23 April 2021


Reserved Powers Trusts: Striking a balance

Trusts, as arrangements to hold assets, are a long established as a means for high net worth individuals to manage their affairs and plan for their family’s future prosperity.  Professional advisers will often advocate trusts for a number of reasons, ranging from tax planning to asset protection, and highlight the fundamental and wide-ranging duties of a Trustee which cannot be avoided by contract.  However, for such individuals to part with their hard-earned wealth (often a substantial portion thereof), can be something of a wrench – typically, establishing a trust means giving over full control over assets which many HNWIs are, understandably, loathed to do.  This, therefore, creates a conundrum regarding how to achieve the benefits afforded by the settlement of a trust but at the same time be confident that the assets going into that trust are safe and can be applied in accordance with the HWNI’s wishes.

One possible solution is to settle a trust but to reserve certain powers for the HWNI who can, therefore, maintain certain controls over the assets without compromising the existence or validity of the trust – this type of trust has come to be called a Reserved Powers Trust – an “RPT”.

An RPT in Guernsey

The enforceability and treatment of an RPT is not always clear in certain jurisdictions. However, The Trusts (Guernsey) Law 2007 at Section 15 specifically provides that the reservation of certain powers by a settlor in a trust deed will not compromise the validity of the relevant trust.  The powers listed in Section 15, in practice, allow for the settlor to retain the ability to compel the payment of benefits, control the investment of the assets and change the trustee of the trust thereby allowing the settlor to have substantial influence and control over the trust (without compromising its integrity). By enshrining the potential for reservation of powers in law, the Guernsey regime has given substantial comfort to those HWNIs who wish to benefit from a well-regulated jurisdiction with a strong, secure legal framework but don’t wish to relinquish full control of their wealth and how it is spent.

Consequences of an RPT for the HWNI – the challenges of control

The impact of reserving powers on the personal circumstances of the HWNI must always be carefully considered.  Where there is a connection (especially by way of residence) to a jurisdiction with a sophisticated taxation regime, particularly with anti-avoidance measures relating to trusts, extreme caution should be applied and professional tax advice should be obtained – in such circumstances, it is clearly very undesirable that the trust becomes ‘transparent’ and the HWNI is treated as the owner of the trust assets

However, where it is determined that there is no adverse impact, the RPT becomes ideal for HWNIs to manage their assets, for example where they wish to preserve the assets in a safer jurisdiction than that in which they are resident or where they wish to plan and carefully provide for their family’s future in a professional environment.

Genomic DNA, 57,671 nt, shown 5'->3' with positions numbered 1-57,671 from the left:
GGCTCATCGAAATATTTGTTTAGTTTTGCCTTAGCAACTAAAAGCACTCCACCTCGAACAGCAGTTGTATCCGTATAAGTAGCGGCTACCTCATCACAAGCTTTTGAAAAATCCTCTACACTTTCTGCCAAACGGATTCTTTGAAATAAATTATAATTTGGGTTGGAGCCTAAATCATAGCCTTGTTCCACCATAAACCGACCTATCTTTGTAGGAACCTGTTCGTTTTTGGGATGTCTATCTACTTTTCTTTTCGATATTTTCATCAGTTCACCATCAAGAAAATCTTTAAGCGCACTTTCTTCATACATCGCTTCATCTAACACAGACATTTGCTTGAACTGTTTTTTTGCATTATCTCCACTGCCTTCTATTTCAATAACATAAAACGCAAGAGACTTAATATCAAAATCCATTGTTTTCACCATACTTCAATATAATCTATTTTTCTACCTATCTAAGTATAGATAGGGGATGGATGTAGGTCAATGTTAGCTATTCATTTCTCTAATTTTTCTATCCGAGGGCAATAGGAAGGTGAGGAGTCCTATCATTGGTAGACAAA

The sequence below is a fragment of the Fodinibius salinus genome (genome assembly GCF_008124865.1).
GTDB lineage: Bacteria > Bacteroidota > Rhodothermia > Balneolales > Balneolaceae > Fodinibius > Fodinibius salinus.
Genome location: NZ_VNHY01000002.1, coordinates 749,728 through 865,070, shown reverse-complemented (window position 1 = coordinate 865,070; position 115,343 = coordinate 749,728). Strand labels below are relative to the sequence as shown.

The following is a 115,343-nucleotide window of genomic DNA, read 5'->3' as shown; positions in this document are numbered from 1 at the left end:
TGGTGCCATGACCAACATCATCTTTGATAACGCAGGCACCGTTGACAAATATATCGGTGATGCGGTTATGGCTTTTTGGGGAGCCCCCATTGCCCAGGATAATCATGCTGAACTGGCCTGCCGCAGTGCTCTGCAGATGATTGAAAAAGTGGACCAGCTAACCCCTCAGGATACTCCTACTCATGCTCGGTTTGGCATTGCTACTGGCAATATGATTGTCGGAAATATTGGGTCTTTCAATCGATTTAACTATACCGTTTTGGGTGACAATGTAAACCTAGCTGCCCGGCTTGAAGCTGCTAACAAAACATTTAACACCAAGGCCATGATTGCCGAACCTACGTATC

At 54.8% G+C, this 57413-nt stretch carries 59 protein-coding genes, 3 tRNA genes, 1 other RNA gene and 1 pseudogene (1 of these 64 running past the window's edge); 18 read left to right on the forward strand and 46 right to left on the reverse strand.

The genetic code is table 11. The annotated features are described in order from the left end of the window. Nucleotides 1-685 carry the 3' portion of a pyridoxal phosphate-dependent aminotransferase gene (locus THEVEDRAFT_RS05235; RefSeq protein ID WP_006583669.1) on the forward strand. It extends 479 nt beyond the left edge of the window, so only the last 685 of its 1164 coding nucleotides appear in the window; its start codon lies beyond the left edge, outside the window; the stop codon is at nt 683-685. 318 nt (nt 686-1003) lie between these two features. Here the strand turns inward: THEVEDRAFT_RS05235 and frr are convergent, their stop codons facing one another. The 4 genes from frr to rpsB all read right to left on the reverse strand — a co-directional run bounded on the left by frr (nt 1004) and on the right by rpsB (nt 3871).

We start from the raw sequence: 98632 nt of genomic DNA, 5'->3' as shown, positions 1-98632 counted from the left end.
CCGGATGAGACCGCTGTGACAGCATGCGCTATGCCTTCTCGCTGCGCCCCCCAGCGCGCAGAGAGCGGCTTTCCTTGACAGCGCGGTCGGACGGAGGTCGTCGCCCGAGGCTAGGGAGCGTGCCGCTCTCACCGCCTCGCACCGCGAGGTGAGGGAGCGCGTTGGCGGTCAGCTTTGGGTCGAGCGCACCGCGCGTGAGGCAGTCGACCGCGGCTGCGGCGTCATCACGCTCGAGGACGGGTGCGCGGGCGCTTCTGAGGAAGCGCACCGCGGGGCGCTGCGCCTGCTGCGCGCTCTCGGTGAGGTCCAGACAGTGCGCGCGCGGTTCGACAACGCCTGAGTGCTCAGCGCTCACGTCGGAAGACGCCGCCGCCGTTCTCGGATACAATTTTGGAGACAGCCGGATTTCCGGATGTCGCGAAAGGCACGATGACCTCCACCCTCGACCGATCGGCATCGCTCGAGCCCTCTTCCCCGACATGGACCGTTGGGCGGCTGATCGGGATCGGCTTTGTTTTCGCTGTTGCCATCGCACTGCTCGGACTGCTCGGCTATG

RPTs and Professional Trustees

For a professional trustee, regulated in Guernsey, there is no issue, from a fiduciary perspective, to acting as a trustee of an RPT – the professional trustee will liaise with the settlor/HNWI as required under the trust deed and administer the trust accordingly.  However, any HNWI looking to establish an RPT (or adviser considering one that individual’s behalf) needs to be aware that the professional trustee will still be obliged to assess any action it takes on the basis of Guernsey’s AML/CFT regime - even though the RPT may purport to compel the professional trustee to act on an ‘execution only’ basis, it will still be required apply relevant due diligence methods.  Therefore, it is important that all parties are aware of this limitation in order to ensure that the person with ‘the powers’ does not become frustrated.

Invicta and Reserved Powers Trusts

Invicta has established RPTs for clients with some success.  A particular benefit has been that the creation of a trust as an RPT has allowed the trustee to effectively delegate to the individual, possessing the relevant powers, the power to invest the trust assets at will and without trustee consultation (as long as he/she remains within certain parameters agreed with the trustee in advance).  Invicta has also found that, with careful thought and planning, the use of an RPT can help to reduce the overall cost of a structure due to the inherent reduction in fiduciary oversight that is required (and therefore a reduction in time-spent by Invicta).

An RPT therefore represents an effective solution for HWNIs who want to maintain some control over their assets and who is to benefit from them whilst settling them into a Guernsey trust..

Please note that this article is intended to provide a very general overview of RPTs. It is not intended as legal or tax advice and should not be relied on as such.